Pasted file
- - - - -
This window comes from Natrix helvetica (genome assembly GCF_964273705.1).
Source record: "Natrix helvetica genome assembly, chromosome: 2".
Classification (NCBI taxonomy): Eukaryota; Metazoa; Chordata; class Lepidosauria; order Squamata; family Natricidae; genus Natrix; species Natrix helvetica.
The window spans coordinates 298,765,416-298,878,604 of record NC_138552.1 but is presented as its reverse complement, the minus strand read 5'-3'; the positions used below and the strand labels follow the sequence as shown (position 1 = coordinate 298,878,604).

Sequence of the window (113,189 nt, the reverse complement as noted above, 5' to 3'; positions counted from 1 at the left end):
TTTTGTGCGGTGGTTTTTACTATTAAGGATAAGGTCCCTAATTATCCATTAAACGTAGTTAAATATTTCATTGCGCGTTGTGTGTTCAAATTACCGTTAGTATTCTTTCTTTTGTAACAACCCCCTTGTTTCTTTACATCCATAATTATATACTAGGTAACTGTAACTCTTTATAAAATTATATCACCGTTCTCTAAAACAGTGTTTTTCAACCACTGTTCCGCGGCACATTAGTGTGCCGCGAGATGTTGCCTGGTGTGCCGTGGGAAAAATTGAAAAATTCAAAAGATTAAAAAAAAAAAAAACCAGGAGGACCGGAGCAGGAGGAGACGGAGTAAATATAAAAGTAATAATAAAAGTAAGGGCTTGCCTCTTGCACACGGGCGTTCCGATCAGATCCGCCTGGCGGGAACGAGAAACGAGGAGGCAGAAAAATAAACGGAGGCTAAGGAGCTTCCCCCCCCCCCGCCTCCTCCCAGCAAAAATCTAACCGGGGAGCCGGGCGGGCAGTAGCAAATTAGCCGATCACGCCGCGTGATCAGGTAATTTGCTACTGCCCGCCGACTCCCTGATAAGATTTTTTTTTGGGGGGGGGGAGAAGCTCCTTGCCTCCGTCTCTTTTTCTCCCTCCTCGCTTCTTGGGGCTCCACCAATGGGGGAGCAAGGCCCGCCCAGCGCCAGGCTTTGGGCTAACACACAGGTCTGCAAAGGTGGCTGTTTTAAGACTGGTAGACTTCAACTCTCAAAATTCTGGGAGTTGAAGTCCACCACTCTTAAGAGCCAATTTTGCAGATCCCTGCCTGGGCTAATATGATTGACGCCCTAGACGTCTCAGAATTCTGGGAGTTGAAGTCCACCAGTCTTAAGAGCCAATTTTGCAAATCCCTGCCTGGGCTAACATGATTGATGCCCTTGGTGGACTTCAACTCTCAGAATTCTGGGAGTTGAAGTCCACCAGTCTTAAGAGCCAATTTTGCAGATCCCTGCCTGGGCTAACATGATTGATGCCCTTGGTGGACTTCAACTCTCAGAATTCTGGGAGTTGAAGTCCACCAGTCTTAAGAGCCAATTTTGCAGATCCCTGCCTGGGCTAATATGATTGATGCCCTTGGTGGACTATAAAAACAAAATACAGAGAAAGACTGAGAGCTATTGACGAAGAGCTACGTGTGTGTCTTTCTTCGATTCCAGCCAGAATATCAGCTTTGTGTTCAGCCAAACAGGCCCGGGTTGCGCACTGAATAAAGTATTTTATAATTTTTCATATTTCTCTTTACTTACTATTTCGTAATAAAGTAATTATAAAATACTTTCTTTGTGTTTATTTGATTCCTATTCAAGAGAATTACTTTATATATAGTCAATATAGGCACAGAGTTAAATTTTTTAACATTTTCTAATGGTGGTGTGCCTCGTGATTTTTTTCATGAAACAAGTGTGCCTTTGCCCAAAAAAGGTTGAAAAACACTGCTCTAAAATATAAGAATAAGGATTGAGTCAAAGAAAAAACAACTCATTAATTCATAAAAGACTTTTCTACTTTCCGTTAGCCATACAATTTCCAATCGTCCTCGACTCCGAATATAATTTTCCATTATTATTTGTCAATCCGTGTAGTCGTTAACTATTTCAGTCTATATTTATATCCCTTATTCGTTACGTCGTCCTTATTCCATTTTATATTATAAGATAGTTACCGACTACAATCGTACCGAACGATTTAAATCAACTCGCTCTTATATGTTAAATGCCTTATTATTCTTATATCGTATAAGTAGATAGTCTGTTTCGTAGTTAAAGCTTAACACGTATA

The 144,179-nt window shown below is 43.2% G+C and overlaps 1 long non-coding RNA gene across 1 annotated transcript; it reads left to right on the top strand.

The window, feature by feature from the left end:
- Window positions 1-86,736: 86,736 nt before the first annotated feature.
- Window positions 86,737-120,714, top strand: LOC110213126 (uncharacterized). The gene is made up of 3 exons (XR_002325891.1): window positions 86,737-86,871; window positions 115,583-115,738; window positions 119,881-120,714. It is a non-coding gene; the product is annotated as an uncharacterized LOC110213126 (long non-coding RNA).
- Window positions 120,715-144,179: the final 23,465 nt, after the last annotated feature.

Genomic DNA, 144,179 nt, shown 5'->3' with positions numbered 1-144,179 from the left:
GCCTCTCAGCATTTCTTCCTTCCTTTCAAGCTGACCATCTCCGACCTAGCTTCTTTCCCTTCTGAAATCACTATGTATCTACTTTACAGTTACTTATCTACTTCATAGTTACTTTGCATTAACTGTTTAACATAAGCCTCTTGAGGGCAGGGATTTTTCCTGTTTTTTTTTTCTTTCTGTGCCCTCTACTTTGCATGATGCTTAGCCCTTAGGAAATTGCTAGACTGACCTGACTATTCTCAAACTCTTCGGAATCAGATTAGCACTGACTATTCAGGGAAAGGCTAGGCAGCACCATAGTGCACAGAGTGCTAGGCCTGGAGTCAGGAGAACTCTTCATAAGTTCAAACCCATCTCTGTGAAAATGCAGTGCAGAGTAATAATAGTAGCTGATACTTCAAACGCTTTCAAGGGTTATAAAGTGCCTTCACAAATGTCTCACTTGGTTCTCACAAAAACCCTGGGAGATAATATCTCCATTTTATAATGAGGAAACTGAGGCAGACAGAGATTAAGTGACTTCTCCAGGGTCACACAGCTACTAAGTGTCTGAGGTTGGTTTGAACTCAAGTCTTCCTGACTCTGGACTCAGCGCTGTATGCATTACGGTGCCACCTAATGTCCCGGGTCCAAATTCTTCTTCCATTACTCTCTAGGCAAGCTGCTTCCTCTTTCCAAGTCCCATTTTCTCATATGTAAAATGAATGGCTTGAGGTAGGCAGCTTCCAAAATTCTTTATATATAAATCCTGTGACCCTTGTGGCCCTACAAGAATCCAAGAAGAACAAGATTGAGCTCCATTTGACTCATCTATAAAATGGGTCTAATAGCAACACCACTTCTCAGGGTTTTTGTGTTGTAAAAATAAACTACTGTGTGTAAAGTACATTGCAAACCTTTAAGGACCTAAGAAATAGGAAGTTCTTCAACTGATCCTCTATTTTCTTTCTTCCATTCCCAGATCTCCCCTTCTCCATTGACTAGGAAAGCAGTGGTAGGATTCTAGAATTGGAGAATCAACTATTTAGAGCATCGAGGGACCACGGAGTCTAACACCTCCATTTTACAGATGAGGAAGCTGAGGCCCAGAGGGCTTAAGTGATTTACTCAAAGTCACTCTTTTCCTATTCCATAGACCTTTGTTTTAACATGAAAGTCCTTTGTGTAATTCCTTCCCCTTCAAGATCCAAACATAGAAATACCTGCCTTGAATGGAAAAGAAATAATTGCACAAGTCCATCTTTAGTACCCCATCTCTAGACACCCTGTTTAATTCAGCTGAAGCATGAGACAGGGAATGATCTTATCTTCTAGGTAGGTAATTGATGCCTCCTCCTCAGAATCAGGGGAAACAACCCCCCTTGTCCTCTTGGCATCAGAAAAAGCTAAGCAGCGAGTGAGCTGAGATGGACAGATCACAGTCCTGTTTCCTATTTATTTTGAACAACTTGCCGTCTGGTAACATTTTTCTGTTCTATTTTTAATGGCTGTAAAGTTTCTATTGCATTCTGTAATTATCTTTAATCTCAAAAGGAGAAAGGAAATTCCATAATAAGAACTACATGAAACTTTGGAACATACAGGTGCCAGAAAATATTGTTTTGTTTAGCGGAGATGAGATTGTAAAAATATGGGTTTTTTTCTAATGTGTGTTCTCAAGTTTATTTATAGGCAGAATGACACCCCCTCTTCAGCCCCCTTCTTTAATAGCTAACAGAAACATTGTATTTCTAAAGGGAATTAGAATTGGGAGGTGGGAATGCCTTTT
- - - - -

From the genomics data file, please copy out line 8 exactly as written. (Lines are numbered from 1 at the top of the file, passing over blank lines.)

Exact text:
The window, feature by feature from the left end: